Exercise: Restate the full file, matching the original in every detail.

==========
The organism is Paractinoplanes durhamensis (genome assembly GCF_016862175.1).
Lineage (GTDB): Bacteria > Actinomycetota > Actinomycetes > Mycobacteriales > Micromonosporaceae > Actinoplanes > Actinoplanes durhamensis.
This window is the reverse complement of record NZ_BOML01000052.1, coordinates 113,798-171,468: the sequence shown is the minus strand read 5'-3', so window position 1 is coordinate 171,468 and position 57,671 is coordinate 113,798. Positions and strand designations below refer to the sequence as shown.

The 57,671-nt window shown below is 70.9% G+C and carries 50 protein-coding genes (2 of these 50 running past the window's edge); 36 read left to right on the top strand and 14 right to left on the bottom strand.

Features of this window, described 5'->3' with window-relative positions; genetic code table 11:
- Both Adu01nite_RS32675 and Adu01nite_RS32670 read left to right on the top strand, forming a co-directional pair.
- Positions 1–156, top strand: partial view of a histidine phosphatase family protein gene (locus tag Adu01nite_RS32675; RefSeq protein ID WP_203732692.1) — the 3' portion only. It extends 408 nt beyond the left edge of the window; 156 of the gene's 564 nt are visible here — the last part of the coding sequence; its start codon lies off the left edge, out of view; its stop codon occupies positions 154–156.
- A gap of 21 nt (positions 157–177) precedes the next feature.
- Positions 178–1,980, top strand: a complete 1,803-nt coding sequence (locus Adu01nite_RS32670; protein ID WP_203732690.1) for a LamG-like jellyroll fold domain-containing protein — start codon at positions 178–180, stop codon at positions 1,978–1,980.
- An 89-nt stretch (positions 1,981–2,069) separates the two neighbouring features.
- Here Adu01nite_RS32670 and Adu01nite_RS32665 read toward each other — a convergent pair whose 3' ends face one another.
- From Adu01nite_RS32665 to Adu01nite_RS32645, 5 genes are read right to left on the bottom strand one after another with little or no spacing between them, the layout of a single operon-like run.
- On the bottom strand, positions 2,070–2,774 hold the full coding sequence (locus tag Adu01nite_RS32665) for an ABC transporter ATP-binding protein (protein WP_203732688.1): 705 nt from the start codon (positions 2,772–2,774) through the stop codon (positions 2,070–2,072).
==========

The organism is Paractinoplanes durhamensis (genome assembly GCF_016862175.1).
Lineage (GTDB): Bacteria > Actinomycetota > Actinomycetes > Mycobacteriales > Micromonosporaceae > Actinoplanes > Actinoplanes durhamensis.
This window is the reverse complement of record NZ_BOML01000052.1, coordinates 113,798-171,468: the sequence shown is the minus strand read 5'-3', so window position 1 is coordinate 171,468 and position 57,671 is coordinate 113,798. Positions and strand designations below refer to the sequence as shown.

The 57,671-nt window shown below is 70.9% G+C and carries 50 protein-coding genes (2 of these 50 running past the window's edge); 36 read left to right on the top strand and 14 right to left on the bottom strand.

Features of this window, described 5'->3' with window-relative positions; genetic code table 11:
- Both Adu01nite_RS32675 and Adu01nite_RS32670 read left to right on the top strand, forming a co-directional pair.
- Positions 1–156, top strand: partial view of a histidine phosphatase family protein gene (locus tag Adu01nite_RS32675; RefSeq protein ID WP_203732692.1) — the 3' portion only. It extends 408 nt beyond the left edge of the window; 156 of the gene's 564 nt are visible here — the last part of the coding sequence; its start codon lies off the left edge, out of view; its stop codon occupies positions 154–156.
- A gap of 21 nt (positions 157–177) precedes the next feature.
- Positions 178–1,980, top strand: a complete 1,803-nt coding sequence (locus Adu01nite_RS32670; protein ID WP_203732690.1) for a LamG-like jellyroll fold domain-containing protein — start codon at positions 178–180, stop codon at positions 1,978–1,980.
- An 89-nt stretch (positions 1,981–2,069) separates the two neighbouring features.
- Here Adu01nite_RS32670 and Adu01nite_RS32665 read toward each other — a convergent pair whose 3' ends face one another.
- From Adu01nite_RS32665 to Adu01nite_RS32645, 5 genes are read right to left on the bottom strand one after another with little or no spacing between them, the layout of a single operon-like run.
- On the bottom strand, positions 2,070–2,774 hold the full coding sequence (locus tag Adu01nite_RS32665) for an ABC transporter ATP-binding protein (protein WP_203732688.1): 705 nt from the start codon (positions 2,772–2,774) through the stop codon (positions 2,070–2,072).